For more information about Mark Loewen and his upcoming projects visit his website. Mark is also the founder of www.bravelikeagirl.com, a website that helps parents who are raising girls.

"What Does a Princess Really Look Like?" is available on Amazon, or anywhere books are sold.

Fun

Check Out this Amazing Xmas Tree Cake Recipe By the Dad Behind "Preppy Kitchen"

We're thrilled to be working with John Kanell, the gay dad behind the popular "Preppy Kitchen" account, to bring you some amazing holiday recipes! First up: learn how to "paint with buttercream" in this incredible Christmas Tree Cake recipe

My husband and I love entertaining during the holidays, and a great cake is often the focal point for our gatherings. For this Christmas Tree Cake, I made a spicy gingerbread batter for the layers and piped a two-tone swirl of Italian meringue buttercream in between each layer. The red batch is spiced with cinnamon, cardamom, allspice, and cloves, while the white part is a mellow vanilla flavor. For those who don't know, Italian meringue buttercream is creamy, less sweet than your average frosting and PERFECT for cake decorating as it's quite smooth. I "painted" the tree on with a pallet knife and dusted it with confectioner's sugar for a snowy effect. My twin boys were mesmerized by the process as they watched from their highchairs. Maybe next year they'll be able to help out!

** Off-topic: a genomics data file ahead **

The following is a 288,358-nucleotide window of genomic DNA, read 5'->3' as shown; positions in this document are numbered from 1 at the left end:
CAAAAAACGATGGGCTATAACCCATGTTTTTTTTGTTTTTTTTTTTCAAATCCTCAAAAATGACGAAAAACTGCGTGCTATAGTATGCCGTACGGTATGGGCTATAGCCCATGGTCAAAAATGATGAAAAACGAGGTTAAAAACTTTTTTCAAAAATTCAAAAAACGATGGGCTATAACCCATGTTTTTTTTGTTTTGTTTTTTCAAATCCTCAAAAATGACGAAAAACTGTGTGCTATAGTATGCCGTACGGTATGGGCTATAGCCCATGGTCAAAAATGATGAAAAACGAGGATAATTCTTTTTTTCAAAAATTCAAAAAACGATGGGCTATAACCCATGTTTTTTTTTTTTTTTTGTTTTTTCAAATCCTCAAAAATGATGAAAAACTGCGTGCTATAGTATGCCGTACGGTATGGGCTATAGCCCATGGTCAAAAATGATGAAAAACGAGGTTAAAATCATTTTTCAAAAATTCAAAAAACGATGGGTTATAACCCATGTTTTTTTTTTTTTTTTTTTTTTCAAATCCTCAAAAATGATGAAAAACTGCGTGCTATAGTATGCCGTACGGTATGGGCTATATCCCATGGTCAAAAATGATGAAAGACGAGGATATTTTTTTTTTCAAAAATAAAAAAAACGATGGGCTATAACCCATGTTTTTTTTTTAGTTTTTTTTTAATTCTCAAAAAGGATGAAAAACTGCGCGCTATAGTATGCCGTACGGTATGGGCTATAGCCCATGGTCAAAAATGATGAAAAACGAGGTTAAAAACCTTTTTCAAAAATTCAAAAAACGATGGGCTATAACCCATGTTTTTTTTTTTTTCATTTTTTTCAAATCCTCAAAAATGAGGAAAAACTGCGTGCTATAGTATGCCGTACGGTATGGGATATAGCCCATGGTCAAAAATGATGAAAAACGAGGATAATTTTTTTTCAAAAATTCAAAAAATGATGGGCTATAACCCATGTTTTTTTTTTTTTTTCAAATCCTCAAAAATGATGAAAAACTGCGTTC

Keep reading... Show less
Expert Advice

How to Get Your Little Ones to Eat (and Enjoy!) Their Vegetables

Meet David and Danny fathers and founders of Kekoa Foods sharing some tips on how to keep your little ones eating their healthy vegetables during the hecticness of the holidays.


Watch:

Tip Number 1 – Try to prepare your own meals with fresh ingredients. Doing so gives you better control over the amount of sugar, sodium and cholesterol you and your family consume.

Tip Number 2 – Experiment in your kitchen with herbs and spices you haven't used before. Some items we've added in recent years include cumin, tarragon, curry, turmeric and ginger. Start slowly, though, you can always add more next time.

Tip Number 3 – Use veggies instead of pasta to get more veggies in your diet. We like spaghetti squash, zucchini and beets for this purpose and toss them with our favorite sauce.

Tip Number 4 – Instead of adding cream to veggie dishes to get your kids to eat them, sprinkle them with just a touch of parmesan cheese and add fresh lemon juice. It enhances flavor without adding a significant amount of cholesterol or fat.

Sponsored

A 'Men Having Babies' Conference Started These Happy New Dads on Their Path to Parenthood

In the Bay Area? Sign up now for the next Men Having Babies Conference taking place this January 12-13!

Last year, after 12 years together, Jimmy Nguyen and Michael Duque were finally ready to become dads. And so in 2017 they began their journey to fatherhood. Little did they know how quickly that would become a reality. What began with a serendipitous sighting of an ad for an upcoming Men Having Babies conference resulted in the joyous birth of their son in October 2018. Here's their story.

Keep reading... Show less

Fatherhood, the gay way

Get the latest from Gays With Kids delivered to your inbox!

FOLLOW OUR FAMILIES

Follow Gays With Kids

Powered by RebelMouse